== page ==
(ii) The safe harbor provided in § 35.150(b)(2)(i) does not apply to those elements in existing facilities that are subject to supplemental requirements (i.e., elements for which there are neither technical nor scoping specifications in the 1991 Standards).
Elements in the 2010 Standards not eligible for the element-by-element safe harbor are identified as follows—
(A) Residential facilities dwelling units, sections 233 and 809.
(B) Amusement rides, sections 234 and 1002; 206.2.9; 216.12.
(C) Recreational boating facilities, sections 235 and 1003; 206.2.10.
(D) Exercise machines and equipment, sections 236 and 1004; 206.2.13.
(E) Fishing piers and platforms, sections 237 and 1005; 206.2.14.
(F) Golf facilities, sections 238 and 1006; 206.2.15.
(G) Miniature golf facilities, sections 239 and 1007; 206.2.16.
(H) Play areas, sections 240 and 1008; 206.2.17.
(I) Saunas and steam rooms, sections 241 and 612.
(J) Swimming pools, wading pools, and spas, sections 242 and 1009.
(K) Shooting facilities with firing positions, sections 243 and 1010.
(1) Team or player seating, section 220.127.116.11.
(2) Accessible route to bowling lanes, section 206.2.11.
(3) Accessible route in court sports facilities, section 206.2.12.
Swimming Pools, Wading Pools, and Spas (Sections 242, 1009)
Accessible means of entry/exit are required for swimming pools. Such accessible means of entry include a pool lift or sloped entry, and either a transfer wall, transfer system, or pool stairs. Wading pools must provide a sloped entry, and spas must provide a pool lift, transfer wall, or transfer system. Wave action pools, leisure rivers, and sand bottom pools where user access is limited to one area shall not be required to provide more than one accessible means of entry, either a pool lift, sloped entry, or a transfer system.
Summary: 242 and 1009 Swimming Pools, Wading Pools, and Spas (Printable Version Section 242)
Accessible Means of Entry to Pools. Section 242 of the 2010 Standards requires at least two accessible means of entry for larger pools (300 or more linear feet) and at least one accessible entry for smaller pools. This section requires that at least one entry will have to be a sloped entry or a pool lift; the other could be a sloped entry, pool lift, a transfer wall, or a transfer system.
(Technical specifications for each entry type are included in Section 1009 (Printable Version).
Detail (Actual Text) 242 Swimming Pools, Wading Pools, and Spas
242.1 General. Swimming pools, wading pools, and spas shall comply with 242.
242.2 Swimming Pools. At least two accessible means of entry shall be provided for swimming pools. Accessible means of entry shall be swimming pool lifts complying with 1009.2; sloped entries complying with 1009.3; transfer walls complying with 1009.4; transfer systems complying with 1009.5; and pool stairs complying with 1009.6. At least one accessible means of entry provided shall comply with 1009.2 or 1009.3.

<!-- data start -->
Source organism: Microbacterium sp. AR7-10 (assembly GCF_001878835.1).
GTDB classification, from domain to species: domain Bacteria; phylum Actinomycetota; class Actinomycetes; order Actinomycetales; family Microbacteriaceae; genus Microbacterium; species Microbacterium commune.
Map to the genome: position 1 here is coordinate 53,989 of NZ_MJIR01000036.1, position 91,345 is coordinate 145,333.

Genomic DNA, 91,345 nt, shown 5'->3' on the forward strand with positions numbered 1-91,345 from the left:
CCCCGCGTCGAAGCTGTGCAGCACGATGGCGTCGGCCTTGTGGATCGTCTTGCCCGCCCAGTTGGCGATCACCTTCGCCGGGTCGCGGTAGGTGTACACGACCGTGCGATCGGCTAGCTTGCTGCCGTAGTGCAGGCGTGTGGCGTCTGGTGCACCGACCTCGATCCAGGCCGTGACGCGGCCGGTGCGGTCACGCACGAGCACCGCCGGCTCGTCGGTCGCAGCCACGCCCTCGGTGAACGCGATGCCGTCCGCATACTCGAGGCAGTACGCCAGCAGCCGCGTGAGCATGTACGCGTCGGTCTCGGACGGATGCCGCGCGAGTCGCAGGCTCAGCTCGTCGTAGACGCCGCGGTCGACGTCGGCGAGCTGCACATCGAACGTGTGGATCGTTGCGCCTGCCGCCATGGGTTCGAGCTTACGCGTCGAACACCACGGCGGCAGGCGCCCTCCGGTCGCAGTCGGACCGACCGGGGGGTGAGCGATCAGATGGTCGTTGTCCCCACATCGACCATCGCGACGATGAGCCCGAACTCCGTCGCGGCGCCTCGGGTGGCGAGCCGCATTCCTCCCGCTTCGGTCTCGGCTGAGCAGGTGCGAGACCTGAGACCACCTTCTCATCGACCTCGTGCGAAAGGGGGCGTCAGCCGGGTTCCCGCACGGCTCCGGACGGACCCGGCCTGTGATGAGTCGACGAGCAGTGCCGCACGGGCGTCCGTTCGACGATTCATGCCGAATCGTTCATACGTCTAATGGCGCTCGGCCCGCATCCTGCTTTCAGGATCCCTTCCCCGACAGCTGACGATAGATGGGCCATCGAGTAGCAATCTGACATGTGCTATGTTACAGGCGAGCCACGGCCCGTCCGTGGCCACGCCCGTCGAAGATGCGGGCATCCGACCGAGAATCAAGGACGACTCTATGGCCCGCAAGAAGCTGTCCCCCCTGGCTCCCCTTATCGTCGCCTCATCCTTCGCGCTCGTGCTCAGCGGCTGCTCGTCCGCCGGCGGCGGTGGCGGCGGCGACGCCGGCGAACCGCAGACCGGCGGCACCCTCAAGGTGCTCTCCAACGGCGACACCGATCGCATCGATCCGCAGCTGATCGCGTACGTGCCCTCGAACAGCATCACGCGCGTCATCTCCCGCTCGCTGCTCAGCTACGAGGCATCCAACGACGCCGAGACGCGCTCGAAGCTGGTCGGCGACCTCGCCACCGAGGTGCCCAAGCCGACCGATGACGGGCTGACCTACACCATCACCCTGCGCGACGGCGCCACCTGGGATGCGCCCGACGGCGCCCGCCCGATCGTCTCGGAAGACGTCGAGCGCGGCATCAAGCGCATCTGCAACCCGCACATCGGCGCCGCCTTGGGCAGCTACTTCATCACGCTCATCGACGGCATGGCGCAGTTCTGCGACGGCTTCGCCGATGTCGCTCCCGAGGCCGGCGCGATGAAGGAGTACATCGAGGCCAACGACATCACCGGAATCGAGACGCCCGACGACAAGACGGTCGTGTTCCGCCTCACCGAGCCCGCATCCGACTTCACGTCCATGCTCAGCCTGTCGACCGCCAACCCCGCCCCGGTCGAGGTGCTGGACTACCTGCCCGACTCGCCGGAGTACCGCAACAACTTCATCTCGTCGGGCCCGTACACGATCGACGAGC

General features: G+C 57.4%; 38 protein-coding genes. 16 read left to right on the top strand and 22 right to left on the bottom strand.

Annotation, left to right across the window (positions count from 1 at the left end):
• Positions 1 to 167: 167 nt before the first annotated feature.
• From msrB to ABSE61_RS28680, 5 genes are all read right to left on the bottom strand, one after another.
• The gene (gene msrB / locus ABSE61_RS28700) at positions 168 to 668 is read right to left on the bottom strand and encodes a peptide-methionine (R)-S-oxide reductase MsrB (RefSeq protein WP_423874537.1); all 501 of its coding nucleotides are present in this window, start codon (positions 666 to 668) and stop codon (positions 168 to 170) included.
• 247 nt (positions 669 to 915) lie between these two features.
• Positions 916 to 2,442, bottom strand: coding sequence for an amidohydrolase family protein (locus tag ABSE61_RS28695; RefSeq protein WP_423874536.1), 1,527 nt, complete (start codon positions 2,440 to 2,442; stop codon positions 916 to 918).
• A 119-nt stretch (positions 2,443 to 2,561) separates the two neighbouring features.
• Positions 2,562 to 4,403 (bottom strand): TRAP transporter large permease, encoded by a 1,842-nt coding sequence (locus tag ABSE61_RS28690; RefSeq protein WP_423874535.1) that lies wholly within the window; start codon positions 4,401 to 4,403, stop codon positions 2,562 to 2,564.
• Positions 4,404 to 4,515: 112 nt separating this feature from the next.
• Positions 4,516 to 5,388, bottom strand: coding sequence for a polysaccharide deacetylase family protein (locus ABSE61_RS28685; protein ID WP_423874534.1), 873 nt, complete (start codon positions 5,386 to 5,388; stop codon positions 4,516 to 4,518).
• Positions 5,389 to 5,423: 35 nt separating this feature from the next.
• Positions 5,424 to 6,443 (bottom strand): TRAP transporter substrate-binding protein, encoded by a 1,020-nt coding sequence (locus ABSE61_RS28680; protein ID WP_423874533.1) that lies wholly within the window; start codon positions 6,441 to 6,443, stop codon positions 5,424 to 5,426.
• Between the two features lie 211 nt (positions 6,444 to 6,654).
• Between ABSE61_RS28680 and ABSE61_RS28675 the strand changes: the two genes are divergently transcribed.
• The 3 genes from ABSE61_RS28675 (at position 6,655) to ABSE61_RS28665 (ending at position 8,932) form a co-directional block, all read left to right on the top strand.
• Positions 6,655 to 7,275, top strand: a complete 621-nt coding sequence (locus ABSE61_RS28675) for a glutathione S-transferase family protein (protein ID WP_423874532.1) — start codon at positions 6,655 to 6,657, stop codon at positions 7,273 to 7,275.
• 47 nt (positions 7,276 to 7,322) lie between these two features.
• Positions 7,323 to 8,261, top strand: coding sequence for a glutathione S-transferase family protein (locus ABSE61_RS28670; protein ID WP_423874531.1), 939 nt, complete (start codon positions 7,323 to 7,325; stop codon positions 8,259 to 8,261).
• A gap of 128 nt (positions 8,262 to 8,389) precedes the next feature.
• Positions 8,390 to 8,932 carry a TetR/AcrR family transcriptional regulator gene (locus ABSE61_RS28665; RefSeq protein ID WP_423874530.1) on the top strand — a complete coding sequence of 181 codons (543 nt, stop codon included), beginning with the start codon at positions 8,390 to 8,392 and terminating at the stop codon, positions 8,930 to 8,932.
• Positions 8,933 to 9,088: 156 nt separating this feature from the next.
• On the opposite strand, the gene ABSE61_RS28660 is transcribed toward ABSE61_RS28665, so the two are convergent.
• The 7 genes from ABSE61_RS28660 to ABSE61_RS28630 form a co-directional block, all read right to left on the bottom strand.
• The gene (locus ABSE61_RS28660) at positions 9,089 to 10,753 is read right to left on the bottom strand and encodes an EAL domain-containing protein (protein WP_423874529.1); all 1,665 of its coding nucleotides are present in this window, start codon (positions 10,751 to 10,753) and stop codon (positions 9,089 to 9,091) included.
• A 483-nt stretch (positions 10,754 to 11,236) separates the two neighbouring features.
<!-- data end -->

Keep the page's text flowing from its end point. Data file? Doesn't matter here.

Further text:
EXCEPTIONS: 1. Where a swimming pool has less than 300 linear feet (91 m) of swimming pool wall, no more than one accessible means of entry shall be required provided that the accessible means of entry is a swimming pool lift complying with 1009.2 or sloped entry complying with 1009.3.2. Wave action pools, leisure rivers, sand bottom pools, and other pools where user access is limited to one area shall not be required to provide more than one accessible means of entry provided that the accessible means of entry is a swimming pool lift complying with 1009.2, a sloped entry complying with 1009.3, or a transfer system complying with 1009.5.3. Catch pools shall not be required to provide an accessible means of entry provided that the catch pool edge is on an accessible route.
242.3 Wading Pools. At least one accessible means of entry shall be provided for wading pools. Accessible means of entry shall comply with sloped entries complying with 1009.3.
Advisory 242.2 Swimming Pools. Where more than one means of access is provided into the water, it is recommended that the means be different. Providing different means of access will better serve the varying needs of people with disabilities in getting into and out of a swimming pool. It is also recommended that where two or more means of access are provided, they not be provided in the same location in the pool. Different locations will provide increased options for entry and exit, especially in larger pools.
Advisory 242.2 Swimming Pools Exception 1. Pool walls at diving areas and areas along pool walls where there is no pool entry because of landscaping or adjacent structures are to be counted when determining the number of accessible means of entry required.
242.4 Spas. At least one accessible means of entry shall be provided for spas. Accessible means of entry shall comply with swimming pool lifts complying with1009.2; transfer walls complying with 1009.4; or transfer systems complying with 1009.5.
EXCEPTION: Where spas are provided in a cluster, no more than 5 percent, but no fewer than one, spa in each cluster shall be required to comply with 242.4.